Anchorage homeless shelter managers optimistic demand has stabilized, but looming deadlines could derail progress

A man walks up a concrete staircase in snowy weather
The Sullivan Arena Emergency Mass Shelter on Dec. 3, 2020 (Lex Treinen/Alaska Public Media)

Officials at one of the nation’s largest homeless shelters in Anchorage are optimistic that demand for services has stabilized, at least for now. 

The shelter is serving about 400 people, plus another 200 or so who are staying at the newly-opened shelter at the Fairview Rec Center, or at hotel rooms around town paid for by the city. 

“We have generally stabilized around 580 to 600 every night, which I think helps me believe that we have hit kind of a sweet spot, if you will, of really defining what the homeless population looks like right now,” said Cathleen McLaughlin, who oversees Anchorage’s emergency mass shelter at the Sullivan Arena. 

A few months ago as temperatures dropped, workers at the Sullivan arena saw a worrying increase in demand. McLaughlin said workers laid out extra floor mats to bump up the already stretched capacity, but demand kept rising. McLaughlin feared it would never end. 

McLaughlin said those additional options at the Fairview Rec Center and in hotel rooms are also helping managers incentivize good behavior at the shelter, since residents who stay there get more privacy.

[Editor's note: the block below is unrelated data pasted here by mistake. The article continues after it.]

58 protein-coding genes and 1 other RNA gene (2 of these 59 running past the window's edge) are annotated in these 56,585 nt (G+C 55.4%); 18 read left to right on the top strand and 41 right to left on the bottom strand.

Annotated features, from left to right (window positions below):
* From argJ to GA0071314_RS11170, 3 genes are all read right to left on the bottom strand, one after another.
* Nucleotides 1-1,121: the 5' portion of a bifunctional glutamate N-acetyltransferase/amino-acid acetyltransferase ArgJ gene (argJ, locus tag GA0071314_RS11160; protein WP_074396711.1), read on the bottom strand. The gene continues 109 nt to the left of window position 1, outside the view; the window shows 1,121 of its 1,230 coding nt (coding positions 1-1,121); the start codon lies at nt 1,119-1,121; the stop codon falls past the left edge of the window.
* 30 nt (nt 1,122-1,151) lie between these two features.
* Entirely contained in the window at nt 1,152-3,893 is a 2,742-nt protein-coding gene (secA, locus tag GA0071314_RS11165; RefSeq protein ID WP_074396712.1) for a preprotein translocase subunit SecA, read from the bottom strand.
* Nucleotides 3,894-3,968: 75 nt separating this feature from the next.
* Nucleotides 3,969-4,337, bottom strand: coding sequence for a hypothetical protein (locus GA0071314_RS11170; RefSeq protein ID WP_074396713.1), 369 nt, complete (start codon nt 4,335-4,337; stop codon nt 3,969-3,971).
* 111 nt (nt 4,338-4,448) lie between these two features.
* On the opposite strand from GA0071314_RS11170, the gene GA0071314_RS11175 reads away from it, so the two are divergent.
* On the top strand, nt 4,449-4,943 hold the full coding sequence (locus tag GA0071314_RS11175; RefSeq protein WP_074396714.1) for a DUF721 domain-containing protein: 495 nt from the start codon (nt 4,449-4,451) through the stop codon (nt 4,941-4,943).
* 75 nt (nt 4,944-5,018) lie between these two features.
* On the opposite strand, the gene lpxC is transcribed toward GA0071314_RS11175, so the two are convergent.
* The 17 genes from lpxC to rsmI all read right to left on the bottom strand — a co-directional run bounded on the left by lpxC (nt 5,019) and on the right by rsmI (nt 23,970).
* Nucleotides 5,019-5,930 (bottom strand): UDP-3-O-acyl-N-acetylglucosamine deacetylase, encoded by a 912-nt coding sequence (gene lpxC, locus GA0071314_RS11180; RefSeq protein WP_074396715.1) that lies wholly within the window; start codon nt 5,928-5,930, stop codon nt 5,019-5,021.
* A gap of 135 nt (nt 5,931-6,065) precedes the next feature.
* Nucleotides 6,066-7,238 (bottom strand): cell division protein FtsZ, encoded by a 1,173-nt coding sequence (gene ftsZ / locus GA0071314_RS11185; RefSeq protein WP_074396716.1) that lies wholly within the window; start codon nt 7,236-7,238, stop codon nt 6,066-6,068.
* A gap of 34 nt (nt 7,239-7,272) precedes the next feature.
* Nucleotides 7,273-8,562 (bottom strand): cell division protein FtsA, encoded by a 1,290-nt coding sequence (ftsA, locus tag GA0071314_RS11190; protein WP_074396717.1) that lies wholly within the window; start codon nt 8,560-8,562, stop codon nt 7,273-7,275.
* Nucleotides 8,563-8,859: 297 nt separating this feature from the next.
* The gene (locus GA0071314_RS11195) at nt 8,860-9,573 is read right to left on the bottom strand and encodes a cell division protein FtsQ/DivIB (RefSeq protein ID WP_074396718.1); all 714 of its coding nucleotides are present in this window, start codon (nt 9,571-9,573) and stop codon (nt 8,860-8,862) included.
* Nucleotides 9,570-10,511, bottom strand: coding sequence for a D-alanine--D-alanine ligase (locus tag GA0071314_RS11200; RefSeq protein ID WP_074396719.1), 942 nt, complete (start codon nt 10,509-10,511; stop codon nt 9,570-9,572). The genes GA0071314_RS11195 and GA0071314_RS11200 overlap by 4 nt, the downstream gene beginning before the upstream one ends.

Workers at the shelter conduct assessments of clients to determine whether they are ready and capable of moving into a hotel room.  

“They have to self-advocate for themselves, so we will give everybody a try,” McLaughlin said. 

Once they pass that hurdle, they have to show their behavior at a hotel room by checking in via phone call or text to service providers every day. McLaughlin cheekily calls the program ‘Don’t be a knucklehead.’

McLaughlin said that as a result of that program, there are far fewer incident reports at the shelter each day as clients vie for spots at hotels. Of course, plenty have lost their chance to stay at those hotels by breaking rules. But McLaughlin said for some, a room to oneself sets them up for success.

“The beauty is that after people are stabilized into these hotel rooms, then they can move on to other opportunities to start focusing on moving forward. We have a couple individuals who just got jobs on the North Slope,” she said. 

These successes don’t mean that fears that the pandemic would force more people into homelessness haven’t played out. There are more people in the city’s shelter system right now than there have been any other year on record, according to Nancy Burke, who directs the city’s homelessness services.

Burke lauds the new availability of resources that has helped the city move people into permanent housing. But she worries those resources might not be enough for what could come. 

“The eviction moratorium ends on December 31. And people frankly, are running out of money with the assistance that was coming in from the federal government. So we could see an increase even beyond what we’ve seen so far,” she said. 

The city’s shelter system is also dependent on FEMA funding that’s accessed through the statewide disaster declaration, which is currently set to expire in mid-December. And after the city recently decided against purchasing a former gym that would have provided dozens of beds, the city is back at the drawing board for what to do post-pandemic. 

Lex Treinen is covering the state Legislature for Alaska Public Media. Reach him at

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